When selling products, customers can become more interested in your brand if you market items in a particular way. For example, this might mean labelling products as natural or organicHowever, you cannot label your products as, for example, natural and organic, if they do not meet the requirements for that labelling. Doing so could open your business up to a claim of misleading and deceptive conduct. This article will explain what you need to know about misleading and deceptive conduct so that you don’t market your products with misleading labelling. 

What is Misleading and Deceptive Conduct?

Whether conduct is misleading or deceptive depends on the particular circumstance. However, conduct will generally be misleading or deceptive if it could make a person believe something that isn’t true. 

For example, say a consumer who only purchases natural products buys something with artificial ingredients because the packaging made her believe it was natural. In this circumstance, the labelling may have been misleading.

When labelling your product, ask yourself whether someone might believe something about it that isn’t true because of its label. If so, you should change your labelling to avoid a claim of misleading and deceptive conduct.

The Aldi Decision

A recent case involving supermarket chain Aldi highlighted circumstances where the wording on your labels is likely to mislead and deceive consumers. In this case, a natural hair care brand, Moroccanoil, sued Aldi on the basis of misleading and deceptive conduct. This was due to Aldi’s use of the word ‘naturals’ on the packaging of products that did not substantially include natural ingredients.

The court examined the importance of context when assessing whether conduct could mislead or deceive a consumer. In this circumstance, it looked at how:

  • Aldi is a discount supermarket selling discounted products;
  • the word ‘naturals’ was simply a sub-line on the product; and
  • the product did include a small quantity of natural argan oil.  

After considering this context, the court did not find that Aldi had committed misleading and deceptive conduct.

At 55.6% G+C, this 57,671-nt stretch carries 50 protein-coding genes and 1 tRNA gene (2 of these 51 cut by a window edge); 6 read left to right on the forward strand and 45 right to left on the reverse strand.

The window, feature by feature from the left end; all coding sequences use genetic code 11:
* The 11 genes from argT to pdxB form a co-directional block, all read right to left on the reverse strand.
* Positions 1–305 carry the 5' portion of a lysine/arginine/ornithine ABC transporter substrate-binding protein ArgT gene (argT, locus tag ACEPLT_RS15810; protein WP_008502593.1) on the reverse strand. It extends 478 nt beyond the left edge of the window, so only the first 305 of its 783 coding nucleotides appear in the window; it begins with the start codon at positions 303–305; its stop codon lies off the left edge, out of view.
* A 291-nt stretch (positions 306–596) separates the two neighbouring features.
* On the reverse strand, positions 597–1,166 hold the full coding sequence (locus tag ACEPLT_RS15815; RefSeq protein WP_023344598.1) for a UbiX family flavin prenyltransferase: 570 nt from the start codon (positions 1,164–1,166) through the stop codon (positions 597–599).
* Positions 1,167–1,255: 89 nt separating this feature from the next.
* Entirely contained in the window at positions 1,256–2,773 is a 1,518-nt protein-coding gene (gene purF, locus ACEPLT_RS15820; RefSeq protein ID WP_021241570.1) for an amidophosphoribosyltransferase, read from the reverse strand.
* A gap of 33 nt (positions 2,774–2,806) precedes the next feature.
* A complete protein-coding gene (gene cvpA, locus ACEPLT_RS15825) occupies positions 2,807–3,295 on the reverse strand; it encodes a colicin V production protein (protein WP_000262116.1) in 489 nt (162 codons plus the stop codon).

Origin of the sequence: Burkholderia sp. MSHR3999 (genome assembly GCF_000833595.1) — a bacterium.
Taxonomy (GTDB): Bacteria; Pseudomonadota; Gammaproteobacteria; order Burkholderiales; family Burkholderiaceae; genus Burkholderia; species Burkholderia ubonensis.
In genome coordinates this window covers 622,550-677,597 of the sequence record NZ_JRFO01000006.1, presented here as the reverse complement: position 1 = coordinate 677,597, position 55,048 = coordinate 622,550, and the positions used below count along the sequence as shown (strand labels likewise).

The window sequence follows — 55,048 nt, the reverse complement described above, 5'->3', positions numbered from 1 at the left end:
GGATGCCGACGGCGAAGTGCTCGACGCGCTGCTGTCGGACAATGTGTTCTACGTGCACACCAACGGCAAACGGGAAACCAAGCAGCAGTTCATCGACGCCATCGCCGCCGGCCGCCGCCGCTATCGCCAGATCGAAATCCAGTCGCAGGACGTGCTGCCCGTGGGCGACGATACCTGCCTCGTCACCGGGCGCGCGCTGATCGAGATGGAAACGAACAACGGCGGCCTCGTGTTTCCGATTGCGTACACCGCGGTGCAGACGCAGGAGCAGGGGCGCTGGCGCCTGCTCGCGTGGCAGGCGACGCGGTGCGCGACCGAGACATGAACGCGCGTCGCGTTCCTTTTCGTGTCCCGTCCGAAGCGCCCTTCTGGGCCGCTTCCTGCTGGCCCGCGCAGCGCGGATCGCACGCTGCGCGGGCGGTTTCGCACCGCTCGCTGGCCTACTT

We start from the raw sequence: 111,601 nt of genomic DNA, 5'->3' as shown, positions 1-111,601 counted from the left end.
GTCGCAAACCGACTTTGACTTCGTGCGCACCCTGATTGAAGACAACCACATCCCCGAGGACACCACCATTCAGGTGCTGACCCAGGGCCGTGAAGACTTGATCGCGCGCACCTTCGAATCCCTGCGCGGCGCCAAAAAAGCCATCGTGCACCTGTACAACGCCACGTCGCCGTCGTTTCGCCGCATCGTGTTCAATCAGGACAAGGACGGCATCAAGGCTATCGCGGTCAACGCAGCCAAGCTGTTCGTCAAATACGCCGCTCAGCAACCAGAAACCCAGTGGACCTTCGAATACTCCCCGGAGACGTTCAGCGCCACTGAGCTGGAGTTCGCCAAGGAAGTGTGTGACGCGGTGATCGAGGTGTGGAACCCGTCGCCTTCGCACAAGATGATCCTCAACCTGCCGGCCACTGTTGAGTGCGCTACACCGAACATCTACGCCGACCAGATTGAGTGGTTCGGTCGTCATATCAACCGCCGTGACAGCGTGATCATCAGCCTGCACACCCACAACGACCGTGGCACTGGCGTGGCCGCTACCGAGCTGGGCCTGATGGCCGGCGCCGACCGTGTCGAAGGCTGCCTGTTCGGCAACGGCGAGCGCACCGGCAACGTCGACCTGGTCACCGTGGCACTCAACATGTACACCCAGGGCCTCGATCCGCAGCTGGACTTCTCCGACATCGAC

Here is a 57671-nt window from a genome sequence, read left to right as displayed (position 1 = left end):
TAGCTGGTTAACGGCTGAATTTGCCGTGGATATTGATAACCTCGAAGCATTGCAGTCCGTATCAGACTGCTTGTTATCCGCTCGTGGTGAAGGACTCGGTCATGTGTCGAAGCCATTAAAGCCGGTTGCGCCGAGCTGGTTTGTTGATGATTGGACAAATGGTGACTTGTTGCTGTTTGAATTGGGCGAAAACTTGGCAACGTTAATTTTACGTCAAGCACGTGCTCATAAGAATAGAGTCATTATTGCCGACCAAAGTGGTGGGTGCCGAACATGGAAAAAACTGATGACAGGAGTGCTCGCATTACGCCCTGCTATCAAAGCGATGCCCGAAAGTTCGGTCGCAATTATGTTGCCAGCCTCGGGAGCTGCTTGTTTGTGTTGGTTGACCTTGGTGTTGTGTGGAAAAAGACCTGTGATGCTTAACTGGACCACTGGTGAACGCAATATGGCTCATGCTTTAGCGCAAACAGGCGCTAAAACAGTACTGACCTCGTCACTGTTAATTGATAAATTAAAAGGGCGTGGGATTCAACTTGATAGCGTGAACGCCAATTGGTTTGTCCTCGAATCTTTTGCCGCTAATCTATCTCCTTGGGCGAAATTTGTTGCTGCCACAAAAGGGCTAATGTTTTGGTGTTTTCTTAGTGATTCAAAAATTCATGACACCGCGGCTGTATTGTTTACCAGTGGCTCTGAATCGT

How This Case Could Affect Consumers and Businesses

When labelling your products in a certain way, you should ask yourself whether a reasonable consumer would believe that the product itself is subject to the regulations of that label.

For example, if you’re labelling your product as natural’, would a consumer believe that it is made of natural ingredients? If so, and it’s not, you could be committing misleading and deceptive conduct.

However, the Aldi case reaffirmed that a court will always look at the context of the situation. This is especially important when considering what a reasonable consumer would believe. Therefore, if you are selling a product that includes terms such as ‘natural’, ensure to take a look at all of the relevant circumstances. These include:

  • how many ingredients in your product are natural;
  • how prominently is the word is displayed in the packaging;
  • who is likely to be purchasing your product;
  • where you are selling your product; and
  • what the cost of your product is.

While Aldi escaped legal responsibility, you could still be legally responsible for misleading and deceptive conduct if you label a product falsely. Every situation is different, and the context of your circumstance might prove that your labelling could deceive consumers.

Therefore, you should take precautions to avoid claims of misleading or deceptive conduct. Only use terms like ‘natural’ or ‘organic’ on products that are substantially made of ingredients that are natural or organic. Alternatively, your packaging could contain a prominent disclaimer to ensure that a consumer is not confused.

For example, you should state what percentage of ingredients within the product are actually natural. 

Key Takeaways

When labelling your products, you must ensure that you are not engaging in misleading and deceptive conduct. However, a recent case involving Aldi has proved how the surrounding context of a situation can determine whether or not your labelling is misleading. Therefore, you should always question whether someone might buy your product because of a false representation on the packaging. If so, you may be liable for misleading and deceptive conduct.

If you need assistance to ensure your products are not misleading, contact LegalVision’s advertising compliance lawyers on 1300 544 755 or fill out the form on this page.

Charlotte Hale
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